After the Waterloo world cup, Rebecca and I headed three hours south-west to Iowa City. We had host housing just a 10min bike ride from the venue. In fact, you could see the lights of the Johnson County Fairgrounds just over the hill from the house. 

Even though there was racing on Friday night Rebecca and I skipped it to focus on Saturday’s world cup. That meant we could treat the weekend like a normal weekend, i.e. openers Friday, race Saturday and Sunday. The added bonus was that we got to watch the racing on Friday night. We only stuck around for the Women’s race though because they didn’t start until 7:45 and the Men went at 9! Have fun getting to sleep before 2am after racing that late.

Becca: Pre-riding on Saturday I had everything dialed, from tires to line choices. I even decided that I was going to play it by ear if I was going to ride or run the last two turns of the descent of Krumpit, but I was nailing the turns at the top.

Kerry: I got to go first! I always like when they switch up the order because I like to watch the women’s race. It’s always cool to check out a race after you have emptied the tank yourself. It’s also a bummer when you see other people have already raced and you are just getting warmed up on the trainer. Though I have gotten used to it.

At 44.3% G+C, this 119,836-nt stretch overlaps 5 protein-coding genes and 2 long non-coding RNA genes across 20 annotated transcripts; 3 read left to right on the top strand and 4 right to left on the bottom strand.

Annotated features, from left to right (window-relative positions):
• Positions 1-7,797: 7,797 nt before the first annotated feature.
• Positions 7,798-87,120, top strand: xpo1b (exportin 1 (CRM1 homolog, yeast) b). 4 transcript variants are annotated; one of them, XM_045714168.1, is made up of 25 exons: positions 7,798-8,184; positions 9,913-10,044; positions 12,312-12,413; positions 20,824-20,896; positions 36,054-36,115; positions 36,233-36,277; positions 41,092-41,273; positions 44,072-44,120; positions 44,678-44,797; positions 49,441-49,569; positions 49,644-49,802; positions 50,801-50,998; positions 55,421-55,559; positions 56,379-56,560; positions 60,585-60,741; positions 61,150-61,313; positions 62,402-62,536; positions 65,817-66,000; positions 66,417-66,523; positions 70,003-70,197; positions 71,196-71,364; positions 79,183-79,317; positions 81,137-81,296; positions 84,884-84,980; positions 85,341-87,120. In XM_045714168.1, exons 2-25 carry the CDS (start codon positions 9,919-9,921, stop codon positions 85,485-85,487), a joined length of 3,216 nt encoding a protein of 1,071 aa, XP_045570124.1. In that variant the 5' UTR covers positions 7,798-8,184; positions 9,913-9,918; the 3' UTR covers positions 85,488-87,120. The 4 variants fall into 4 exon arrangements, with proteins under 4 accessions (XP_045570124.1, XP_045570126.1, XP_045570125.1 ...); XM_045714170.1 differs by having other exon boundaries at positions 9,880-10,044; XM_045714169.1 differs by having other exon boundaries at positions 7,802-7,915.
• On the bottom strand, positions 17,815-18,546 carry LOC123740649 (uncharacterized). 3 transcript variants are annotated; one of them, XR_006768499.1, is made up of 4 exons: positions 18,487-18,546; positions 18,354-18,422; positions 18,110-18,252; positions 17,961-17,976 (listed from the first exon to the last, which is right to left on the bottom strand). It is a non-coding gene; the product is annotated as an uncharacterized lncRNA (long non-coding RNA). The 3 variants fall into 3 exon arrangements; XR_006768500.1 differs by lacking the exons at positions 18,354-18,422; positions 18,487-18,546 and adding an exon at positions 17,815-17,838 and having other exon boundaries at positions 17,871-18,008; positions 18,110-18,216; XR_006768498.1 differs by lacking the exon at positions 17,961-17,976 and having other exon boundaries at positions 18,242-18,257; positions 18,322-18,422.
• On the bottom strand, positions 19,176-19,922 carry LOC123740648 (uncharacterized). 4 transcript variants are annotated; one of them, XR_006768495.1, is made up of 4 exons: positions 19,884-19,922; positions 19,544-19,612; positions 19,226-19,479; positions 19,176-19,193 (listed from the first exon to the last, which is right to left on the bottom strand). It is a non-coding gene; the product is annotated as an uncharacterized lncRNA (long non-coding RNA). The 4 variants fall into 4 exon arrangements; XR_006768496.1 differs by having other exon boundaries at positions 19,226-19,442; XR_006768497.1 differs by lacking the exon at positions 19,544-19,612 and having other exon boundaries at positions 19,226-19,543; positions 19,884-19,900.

I was poised for a good start on Saturday but only managed to hold my position. I came through the first lap in 20th or so then no matter how hard I tried I stayed there. For some reason, I was missing the ability to go into the red. I couldn’t wind up into that extra gear when small gaps were closing in front of me. I only packed the diesel motor and had one speed. 

Granted, it wasn’t a terrible speed but I missed out on a group early for 17th then the last three laps Gage Hecht was a stone’s throw in front of me, down to three seconds at times. For some reason, I just couldn’t close it. A part of me thinks it was my subconscious holding me back saying, “Woah buddy, easy partner, don’t dig too deep. You’ll be too gassed to hit this super technical section.”

So I ended up 22nd. That’s two world cups in a row I landed 22nd. It isn’t a terrible race but I felt like I was capable of better. I had gotten 19th last year and felt like a top 20 was in my grasp but was ultimately going for 15th. 

Anyway, I grabbed some hot chocolate and a few of my friend’s mom’s famous cookies and watched the women’s race.